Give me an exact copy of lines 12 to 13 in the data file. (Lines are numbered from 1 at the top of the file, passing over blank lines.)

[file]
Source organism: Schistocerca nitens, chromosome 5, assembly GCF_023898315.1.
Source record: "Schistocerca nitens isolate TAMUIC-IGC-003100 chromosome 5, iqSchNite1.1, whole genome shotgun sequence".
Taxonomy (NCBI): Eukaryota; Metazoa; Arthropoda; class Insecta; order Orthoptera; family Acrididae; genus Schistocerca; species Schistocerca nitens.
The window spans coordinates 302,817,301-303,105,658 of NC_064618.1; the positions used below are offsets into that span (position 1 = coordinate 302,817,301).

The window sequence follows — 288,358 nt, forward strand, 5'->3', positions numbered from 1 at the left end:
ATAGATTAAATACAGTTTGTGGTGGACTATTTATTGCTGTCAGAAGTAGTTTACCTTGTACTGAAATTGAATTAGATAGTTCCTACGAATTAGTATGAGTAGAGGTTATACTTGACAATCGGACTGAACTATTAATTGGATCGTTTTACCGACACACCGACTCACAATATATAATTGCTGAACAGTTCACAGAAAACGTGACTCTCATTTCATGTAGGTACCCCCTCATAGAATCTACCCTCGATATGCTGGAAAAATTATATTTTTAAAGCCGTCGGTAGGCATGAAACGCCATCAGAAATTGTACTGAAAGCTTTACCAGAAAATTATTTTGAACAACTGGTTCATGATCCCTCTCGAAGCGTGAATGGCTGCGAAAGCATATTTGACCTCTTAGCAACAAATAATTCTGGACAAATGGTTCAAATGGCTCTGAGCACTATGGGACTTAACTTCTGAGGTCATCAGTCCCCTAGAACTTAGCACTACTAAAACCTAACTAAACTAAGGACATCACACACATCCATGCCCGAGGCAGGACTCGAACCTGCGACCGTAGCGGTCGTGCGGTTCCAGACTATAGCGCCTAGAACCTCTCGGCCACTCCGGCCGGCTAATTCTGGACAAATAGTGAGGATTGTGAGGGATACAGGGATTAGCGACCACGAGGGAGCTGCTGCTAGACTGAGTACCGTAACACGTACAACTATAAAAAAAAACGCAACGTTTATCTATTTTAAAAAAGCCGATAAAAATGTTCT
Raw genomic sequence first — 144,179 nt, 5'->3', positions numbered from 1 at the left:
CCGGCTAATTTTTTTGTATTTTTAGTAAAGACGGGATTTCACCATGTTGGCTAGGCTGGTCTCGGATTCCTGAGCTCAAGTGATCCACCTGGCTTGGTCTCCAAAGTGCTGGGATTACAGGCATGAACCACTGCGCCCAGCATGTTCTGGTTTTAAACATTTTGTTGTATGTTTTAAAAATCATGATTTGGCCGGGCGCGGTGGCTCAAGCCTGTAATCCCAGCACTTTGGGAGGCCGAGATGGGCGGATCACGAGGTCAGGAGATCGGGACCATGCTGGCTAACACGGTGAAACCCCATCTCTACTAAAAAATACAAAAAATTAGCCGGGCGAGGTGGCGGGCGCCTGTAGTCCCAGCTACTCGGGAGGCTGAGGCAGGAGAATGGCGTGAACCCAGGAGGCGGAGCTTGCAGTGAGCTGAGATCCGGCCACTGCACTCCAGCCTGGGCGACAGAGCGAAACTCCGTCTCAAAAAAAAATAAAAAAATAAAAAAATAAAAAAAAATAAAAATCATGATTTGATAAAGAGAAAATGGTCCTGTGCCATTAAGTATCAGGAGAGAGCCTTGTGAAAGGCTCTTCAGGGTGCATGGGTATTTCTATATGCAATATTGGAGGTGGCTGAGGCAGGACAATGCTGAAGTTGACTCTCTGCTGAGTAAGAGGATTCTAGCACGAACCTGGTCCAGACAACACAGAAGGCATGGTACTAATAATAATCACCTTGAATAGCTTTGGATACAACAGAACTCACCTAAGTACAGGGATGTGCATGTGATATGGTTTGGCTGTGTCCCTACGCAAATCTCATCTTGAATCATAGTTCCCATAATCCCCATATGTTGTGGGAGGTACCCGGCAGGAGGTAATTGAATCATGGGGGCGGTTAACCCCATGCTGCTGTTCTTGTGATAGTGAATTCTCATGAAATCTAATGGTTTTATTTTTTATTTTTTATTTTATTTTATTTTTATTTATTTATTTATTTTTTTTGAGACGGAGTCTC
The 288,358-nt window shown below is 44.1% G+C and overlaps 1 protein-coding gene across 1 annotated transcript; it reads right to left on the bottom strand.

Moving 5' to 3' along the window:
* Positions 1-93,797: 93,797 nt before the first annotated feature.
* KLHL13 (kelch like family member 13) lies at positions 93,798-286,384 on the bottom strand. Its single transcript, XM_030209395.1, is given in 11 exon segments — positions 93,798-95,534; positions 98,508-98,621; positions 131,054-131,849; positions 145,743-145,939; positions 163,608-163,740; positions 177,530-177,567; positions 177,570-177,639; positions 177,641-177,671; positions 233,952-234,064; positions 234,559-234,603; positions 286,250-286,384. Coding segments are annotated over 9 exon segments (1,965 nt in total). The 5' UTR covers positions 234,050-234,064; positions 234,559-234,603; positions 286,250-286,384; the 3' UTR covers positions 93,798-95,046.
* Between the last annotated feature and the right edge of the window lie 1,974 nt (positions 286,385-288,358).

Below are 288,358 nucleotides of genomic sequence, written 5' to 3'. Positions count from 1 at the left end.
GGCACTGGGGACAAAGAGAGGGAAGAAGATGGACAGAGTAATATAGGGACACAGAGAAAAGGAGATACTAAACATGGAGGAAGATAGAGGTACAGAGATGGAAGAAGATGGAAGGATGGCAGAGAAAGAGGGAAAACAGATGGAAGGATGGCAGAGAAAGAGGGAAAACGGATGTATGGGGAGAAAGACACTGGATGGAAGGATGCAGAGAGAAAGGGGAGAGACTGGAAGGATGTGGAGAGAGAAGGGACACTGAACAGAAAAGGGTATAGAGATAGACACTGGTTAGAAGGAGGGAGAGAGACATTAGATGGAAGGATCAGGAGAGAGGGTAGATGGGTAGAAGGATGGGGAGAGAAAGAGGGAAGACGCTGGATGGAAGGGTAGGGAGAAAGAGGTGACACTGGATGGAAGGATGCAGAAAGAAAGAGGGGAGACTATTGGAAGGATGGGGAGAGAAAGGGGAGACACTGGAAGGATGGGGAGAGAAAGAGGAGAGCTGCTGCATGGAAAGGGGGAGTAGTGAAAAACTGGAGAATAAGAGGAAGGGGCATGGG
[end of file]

* KLHL13 (kelch like family member 13) lies at positions 93,798-286,384 on the bottom strand. Its single transcript, XM_030209395.1, is given in 11 exon segments — positions 93,798-95,534; positions 98,508-98,621; positions 131,054-131,849; positions 145,743-145,939; positions 163,608-163,740; positions 177,530-177,567; positions 177,570-177,639; positions 177,641-177,671; positions 233,952-234,064; positions 234,559-234,603; positions 286,250-286,384. Coding segments are annotated over 9 exon segments (1,965 nt in total). The 5' UTR covers positions 234,050-234,064; positions 234,559-234,603; positions 286,250-286,384; the 3' UTR covers positions 93,798-95,046.
* Between the last annotated feature and the right edge of the window lie 1,974 nt (positions 286,385-288,358).